Nevertheless, if this is really what the law’s critics fear, then they’re behind the times. In the years since the idea of legislating this law first arose, most of the organizations in question have made themselves so toxic that it’s hard to see how information about their foreign funding could make Israelis view them any more negatively. Thus the more likely impact of publicizing their funding sources won’t be to delegitimize the organizations, but to delegitimize their donors–which is precisely why Europe, which provides most of this funding, is so worried.

Currently, a nontrivial portion of Europe’s influence in Israel comes from the fact that Israelis still admire it and, therefore, want it to like their country, not merely to trade with it. The fact that Europe is Israel’s biggest trading partner obviously also matters greatly, but the emotional angle, which stems mainly from Europe’s role as part of the democratic West, shouldn’t be underrated.

Now consider how that admiration might be affected by the discovery of how much money Europe gives, say, Breaking the Silence. This organization, which compiles “testimony” by Israeli soldiers about alleged abuses, is unpopular in Israel for many reasons–because Israelis don’t think its reports accurately reflect their army’s actions (see here for one egregious example); because its “testimony” is strictly anonymous, making it impossible to investigate its allegations; and because it spends most of its time and effort marketing its reports abroad, convincing many Israelis that it’s more interested in tarnishing Israel’s image than in getting the army to improve its behavior. But last month, two incidents brought its reputation to a new low.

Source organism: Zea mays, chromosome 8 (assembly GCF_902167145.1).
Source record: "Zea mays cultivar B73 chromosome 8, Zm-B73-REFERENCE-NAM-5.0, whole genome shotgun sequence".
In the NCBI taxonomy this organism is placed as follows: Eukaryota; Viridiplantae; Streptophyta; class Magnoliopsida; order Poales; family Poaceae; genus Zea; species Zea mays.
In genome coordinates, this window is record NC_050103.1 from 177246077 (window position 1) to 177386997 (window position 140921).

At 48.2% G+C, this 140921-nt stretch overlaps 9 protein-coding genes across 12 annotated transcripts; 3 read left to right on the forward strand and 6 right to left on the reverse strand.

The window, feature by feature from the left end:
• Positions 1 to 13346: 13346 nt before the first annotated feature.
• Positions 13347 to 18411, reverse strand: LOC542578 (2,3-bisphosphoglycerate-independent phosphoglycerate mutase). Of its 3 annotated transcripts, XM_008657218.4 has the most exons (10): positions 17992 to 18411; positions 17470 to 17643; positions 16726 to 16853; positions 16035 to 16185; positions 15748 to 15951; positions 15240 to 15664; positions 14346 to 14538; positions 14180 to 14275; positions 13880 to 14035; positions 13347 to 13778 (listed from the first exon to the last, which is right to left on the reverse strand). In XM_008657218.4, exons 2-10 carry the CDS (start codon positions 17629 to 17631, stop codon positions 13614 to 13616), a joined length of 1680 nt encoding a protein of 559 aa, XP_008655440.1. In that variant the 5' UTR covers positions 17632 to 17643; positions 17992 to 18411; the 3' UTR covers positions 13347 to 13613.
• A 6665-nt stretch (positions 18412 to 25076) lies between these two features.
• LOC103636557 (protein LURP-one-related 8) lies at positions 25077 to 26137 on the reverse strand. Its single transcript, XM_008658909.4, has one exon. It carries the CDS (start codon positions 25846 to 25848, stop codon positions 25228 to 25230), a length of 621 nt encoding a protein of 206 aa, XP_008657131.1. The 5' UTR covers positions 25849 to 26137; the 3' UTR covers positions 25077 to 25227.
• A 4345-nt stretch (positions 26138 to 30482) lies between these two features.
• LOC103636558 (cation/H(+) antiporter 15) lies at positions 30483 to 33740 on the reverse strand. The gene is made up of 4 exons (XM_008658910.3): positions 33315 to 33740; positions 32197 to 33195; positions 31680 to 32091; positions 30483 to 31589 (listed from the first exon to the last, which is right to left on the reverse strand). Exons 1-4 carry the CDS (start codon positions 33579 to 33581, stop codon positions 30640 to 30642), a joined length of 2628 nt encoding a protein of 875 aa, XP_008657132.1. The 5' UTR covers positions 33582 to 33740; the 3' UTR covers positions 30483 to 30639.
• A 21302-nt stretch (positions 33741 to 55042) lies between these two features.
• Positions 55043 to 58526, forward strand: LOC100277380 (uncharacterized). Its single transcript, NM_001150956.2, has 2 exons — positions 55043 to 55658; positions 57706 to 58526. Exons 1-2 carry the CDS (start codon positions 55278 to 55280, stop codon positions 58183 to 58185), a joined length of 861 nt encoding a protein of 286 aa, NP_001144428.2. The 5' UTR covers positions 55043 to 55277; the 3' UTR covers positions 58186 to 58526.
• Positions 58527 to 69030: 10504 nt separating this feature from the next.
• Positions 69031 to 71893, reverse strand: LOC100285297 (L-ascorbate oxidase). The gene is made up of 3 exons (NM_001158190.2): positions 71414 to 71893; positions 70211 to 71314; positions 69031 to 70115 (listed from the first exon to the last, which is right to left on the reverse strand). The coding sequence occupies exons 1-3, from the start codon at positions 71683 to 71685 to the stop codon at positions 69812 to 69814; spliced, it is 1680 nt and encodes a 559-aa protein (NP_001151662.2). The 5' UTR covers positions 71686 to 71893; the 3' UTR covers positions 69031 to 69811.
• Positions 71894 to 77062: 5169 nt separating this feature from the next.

The first was Mahmoud Abbas’ infamous address to the European Parliament, in which he repeated a medieval blood libel by claiming rabbis were ordering their followers to poison Palestinian wells. This accusation originated in a report by a Turkish news agency that cited Breaking the Silence as its source, which sounded highly unlikely. Except then the Israeli website NRG published a video showing one of the organization’s founders claiming that settlers had engineered the evacuation of a Palestinian village by poisoning its well. And a respected left-wing journalist, Ben-Dror Yemini, published a column with further documentation of both the organization’s claim and its falsity. So it turned out BtS actually was spreading a medieval blood libel.

Then, the following week, a group of reservists went public with their experiences of how BtS collects its testimony – which turns out to entail both harassment and deception. After their discharge from the army, the organization called them repeatedly to urge them to talk about their experiences in the 2014 Gaza war; one man said he was called eight or nine times. But when they finally acquiesced, they discovered that the organization had cherry-picked from their accounts to present the army in the worst possible light.